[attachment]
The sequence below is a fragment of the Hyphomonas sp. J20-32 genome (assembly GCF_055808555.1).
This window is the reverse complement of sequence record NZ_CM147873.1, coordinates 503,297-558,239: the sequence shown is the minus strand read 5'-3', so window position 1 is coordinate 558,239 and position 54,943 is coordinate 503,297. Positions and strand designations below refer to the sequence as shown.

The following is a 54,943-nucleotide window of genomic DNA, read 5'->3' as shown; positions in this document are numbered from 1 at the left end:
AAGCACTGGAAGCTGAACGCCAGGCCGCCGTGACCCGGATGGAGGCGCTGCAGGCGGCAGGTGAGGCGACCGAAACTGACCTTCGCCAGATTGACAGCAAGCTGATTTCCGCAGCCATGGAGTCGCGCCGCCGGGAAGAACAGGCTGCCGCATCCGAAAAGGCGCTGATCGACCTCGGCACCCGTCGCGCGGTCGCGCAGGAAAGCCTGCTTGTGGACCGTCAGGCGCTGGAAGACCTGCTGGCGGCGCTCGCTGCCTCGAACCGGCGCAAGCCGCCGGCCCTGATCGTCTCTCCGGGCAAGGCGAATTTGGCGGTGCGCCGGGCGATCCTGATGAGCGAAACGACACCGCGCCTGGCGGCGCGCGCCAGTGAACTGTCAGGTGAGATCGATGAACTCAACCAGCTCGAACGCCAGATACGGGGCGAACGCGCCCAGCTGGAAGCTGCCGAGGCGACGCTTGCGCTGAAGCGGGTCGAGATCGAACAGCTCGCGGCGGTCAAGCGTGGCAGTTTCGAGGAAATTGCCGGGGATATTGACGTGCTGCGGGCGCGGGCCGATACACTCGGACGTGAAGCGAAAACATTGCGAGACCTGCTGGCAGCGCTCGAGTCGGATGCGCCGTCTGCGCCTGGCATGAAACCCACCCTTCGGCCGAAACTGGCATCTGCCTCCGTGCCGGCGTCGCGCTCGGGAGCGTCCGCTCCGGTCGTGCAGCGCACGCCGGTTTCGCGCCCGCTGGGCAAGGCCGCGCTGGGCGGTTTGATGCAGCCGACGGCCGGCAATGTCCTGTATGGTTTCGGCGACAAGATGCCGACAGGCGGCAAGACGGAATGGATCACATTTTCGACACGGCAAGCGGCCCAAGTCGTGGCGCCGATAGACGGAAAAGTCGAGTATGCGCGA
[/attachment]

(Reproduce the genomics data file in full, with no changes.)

The sequence below is a fragment of the Hyphomonas sp. J20-32 genome (assembly GCF_055808555.1).
This window is the reverse complement of sequence record NZ_CM147873.1, coordinates 503,297-558,239: the sequence shown is the minus strand read 5'-3', so window position 1 is coordinate 558,239 and position 54,943 is coordinate 503,297. Positions and strand designations below refer to the sequence as shown.

The following is a 54,943-nucleotide window of genomic DNA, read 5'->3' as shown; positions in this document are numbered from 1 at the left end:
AAGCACTGGAAGCTGAACGCCAGGCCGCCGTGACCCGGATGGAGGCGCTGCAGGCGGCAGGTGAGGCGACCGAAACTGACCTTCGCCAGATTGACAGCAAGCTGATTTCCGCAGCCATGGAGTCGCGCCGCCGGGAAGAACAGGCTGCCGCATCCGAAAAGGCGCTGATCGACCTCGGCACCCGTCGCGCGGTCGCGCAGGAAAGCCTGCTTGTGGACCGTCAGGCGCTGGAAGACCTGCTGGCGGCGCTCGCTGCCTCGAACCGGCGCAAGCCGCCGGCCCTGATCGTCTCTCCGGGCAAGGCGAATTTGGCGGTGCGCCGGGCGATCCTGATGAGCGAAACGACACCGCGCCTGGCGGCGCGCGCCAGTGAACTGTCAGGTGAGATCGATGAACTCAACCAGCTCGAACGCCAGATACGGGGCGAACGCGCCCAGCTGGAAGCTGCCGAGGCGACGCTTGCGCTGAAGCGGGTCGAGATCGAACAGCTCGCGGCGGTCAAGCGTGGCAGTTTCGAGGAAATTGCCGGGGATATTGACGTGCTGCGGGCGCGGGCCGATACACTCGGACGTGAAGCGAAAACATTGCGAGACCTGCTGGCAGCGCTCGAGTCGGATGCGCCGTCTGCGCCTGGCATGAAACCCACCCTTCGGCCGAAACTGGCATCTGCCTCCGTGCCGGCGTCGCGCTCGGGAGCGTCCGCTCCGGTCGTGCAGCGCACGCCGGTTTCGCGCCCGCTGGGCAAGGCCGCGCTGGGCGGTTTGATGCAGCCGACGGCCGGCAATGTCCTGTATGGTTTCGGCGACAAGATGCCGACAGGCGGCAAGACGGAATGGATCACATTTTCGACACGGCAAGCGGCCCAAGTCGTGGCGCCGATAGACGGAAAAGTCGAGTATGCGCGA